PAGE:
Beiwe implements several different types of surveys that can be customized using its Web panel. The responses to survey questions can take any of the following forms: (1) checkbox: multiple options can be selected from a list, (2) radio buttons: one option is selected from a list, (3) numerical slider: a numerical slider bar can be moved along a line, and (4) free response: text can be entered directly into the survey field.

Currently Beiwe implements any number of surveys on any schedule, which allows for maximal flexibility. For example, one could implement a short daily survey and a more detailed weekly survey. Whenever a new survey is available, the app notifies the subject by bringing up a survey prompt, and Beiwe also quantifies the amount of time that passes between the survey notification and the time the survey is actually taken. While Beiwe does not give any feedback to subjects based on their passive data streams, it does display a simple graph of the subject’s responses to numerically quantifiable questions from the previous week.

Characteristics of Research Platform and Research Data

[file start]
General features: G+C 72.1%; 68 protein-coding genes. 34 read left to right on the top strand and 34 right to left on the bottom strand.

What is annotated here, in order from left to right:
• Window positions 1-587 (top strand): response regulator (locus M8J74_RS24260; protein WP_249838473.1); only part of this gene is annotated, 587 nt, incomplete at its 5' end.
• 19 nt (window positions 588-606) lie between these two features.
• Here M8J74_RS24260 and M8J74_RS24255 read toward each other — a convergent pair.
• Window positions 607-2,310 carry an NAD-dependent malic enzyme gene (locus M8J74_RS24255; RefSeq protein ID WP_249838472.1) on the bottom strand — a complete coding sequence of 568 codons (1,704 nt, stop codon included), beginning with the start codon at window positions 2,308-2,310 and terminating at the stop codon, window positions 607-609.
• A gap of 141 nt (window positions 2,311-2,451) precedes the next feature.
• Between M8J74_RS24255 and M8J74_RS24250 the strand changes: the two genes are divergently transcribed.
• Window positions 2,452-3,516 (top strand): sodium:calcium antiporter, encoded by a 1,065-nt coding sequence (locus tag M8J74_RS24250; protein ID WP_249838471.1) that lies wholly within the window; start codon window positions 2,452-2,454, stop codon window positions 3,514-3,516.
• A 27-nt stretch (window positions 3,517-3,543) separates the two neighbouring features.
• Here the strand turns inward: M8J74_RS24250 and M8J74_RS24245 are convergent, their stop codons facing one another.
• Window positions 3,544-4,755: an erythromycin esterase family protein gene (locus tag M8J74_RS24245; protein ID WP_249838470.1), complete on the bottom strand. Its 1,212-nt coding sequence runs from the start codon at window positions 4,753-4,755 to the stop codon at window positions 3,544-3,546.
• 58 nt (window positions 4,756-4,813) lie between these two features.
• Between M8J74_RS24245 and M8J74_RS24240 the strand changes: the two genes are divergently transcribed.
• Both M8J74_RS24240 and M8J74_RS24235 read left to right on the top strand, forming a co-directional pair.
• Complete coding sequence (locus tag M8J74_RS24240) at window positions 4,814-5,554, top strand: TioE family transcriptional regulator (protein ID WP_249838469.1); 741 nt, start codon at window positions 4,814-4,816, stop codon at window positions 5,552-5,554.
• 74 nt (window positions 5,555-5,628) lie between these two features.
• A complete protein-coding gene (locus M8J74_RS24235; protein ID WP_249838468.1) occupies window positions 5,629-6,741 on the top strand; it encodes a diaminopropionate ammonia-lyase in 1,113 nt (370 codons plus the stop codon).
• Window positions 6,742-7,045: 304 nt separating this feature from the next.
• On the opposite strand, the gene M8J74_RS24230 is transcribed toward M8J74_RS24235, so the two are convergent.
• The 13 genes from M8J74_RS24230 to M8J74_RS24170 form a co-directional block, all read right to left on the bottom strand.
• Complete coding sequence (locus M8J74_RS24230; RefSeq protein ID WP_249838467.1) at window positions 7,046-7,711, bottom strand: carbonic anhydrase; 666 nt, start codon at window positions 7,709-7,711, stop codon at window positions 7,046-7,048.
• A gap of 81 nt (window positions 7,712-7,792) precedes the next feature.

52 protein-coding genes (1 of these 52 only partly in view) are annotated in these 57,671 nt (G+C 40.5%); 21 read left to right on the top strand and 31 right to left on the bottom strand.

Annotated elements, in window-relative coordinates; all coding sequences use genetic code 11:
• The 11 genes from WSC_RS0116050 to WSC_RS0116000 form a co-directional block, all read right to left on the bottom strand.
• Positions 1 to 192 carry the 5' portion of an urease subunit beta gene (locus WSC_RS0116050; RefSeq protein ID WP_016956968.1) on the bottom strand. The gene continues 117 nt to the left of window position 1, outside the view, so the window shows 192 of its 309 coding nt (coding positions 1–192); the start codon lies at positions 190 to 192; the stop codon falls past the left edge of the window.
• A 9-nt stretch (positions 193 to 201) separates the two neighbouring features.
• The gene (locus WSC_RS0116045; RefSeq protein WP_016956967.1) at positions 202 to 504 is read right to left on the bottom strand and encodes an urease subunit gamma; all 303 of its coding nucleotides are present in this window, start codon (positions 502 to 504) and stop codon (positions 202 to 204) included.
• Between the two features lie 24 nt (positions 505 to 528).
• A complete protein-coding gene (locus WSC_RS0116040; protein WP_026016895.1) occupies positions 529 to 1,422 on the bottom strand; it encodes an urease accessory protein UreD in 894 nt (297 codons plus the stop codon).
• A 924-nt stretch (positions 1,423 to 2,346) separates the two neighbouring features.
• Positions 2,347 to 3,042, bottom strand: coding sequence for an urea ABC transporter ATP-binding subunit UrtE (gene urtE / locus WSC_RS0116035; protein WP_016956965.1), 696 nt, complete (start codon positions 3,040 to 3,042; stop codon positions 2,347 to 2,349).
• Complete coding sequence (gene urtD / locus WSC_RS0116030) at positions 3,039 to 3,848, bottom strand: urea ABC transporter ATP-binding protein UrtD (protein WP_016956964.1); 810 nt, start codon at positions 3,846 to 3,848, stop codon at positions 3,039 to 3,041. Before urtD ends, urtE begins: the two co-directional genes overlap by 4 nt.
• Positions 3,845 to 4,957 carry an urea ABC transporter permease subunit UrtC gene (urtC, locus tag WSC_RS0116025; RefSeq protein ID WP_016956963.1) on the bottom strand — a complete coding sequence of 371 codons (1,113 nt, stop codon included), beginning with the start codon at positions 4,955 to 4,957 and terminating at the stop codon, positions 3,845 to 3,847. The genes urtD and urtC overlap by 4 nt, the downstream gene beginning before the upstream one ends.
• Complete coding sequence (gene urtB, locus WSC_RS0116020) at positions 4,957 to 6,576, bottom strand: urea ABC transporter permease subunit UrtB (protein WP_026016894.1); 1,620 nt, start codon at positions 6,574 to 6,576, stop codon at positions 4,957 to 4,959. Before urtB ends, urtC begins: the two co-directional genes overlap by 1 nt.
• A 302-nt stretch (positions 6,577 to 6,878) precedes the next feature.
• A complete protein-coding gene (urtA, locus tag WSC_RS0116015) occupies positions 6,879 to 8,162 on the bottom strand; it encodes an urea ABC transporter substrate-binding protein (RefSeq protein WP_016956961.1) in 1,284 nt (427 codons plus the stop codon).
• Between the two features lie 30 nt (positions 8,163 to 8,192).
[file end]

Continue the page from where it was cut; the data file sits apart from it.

The characteristics of scientific research platforms like Beiwe are quite distinct, on multiple levels, from the existing commercial mHealth apps. The research app component of Beiwe functions primarily as a data collection engine, meaning that it attempts to collect the specified data streams using the specified sampling scheme as accurately as possible. Second, the data analysis is not done in real time on the phone but instead takes place on a dedicated server, which enables the use of sophisticated data analysis techniques that are not possible to perform on the phone itself. Third, Beiwe stores data on the phone only temporarily, and whenever a Wi-Fi connection is established, it uploads the data to the server and expunges the data from the device. Fourth, while many commercial and research applications attempt to give subjects feedback, Beiwe attempts to construct social and behavioral phenotypes with minimal user interference and is not at present intended for behavioral interventions. In order to minimize the impact of measurement on what is measured, Beiwe gives only very minimal feedback to the subject in order to avoid behavior change that could result from this feedback.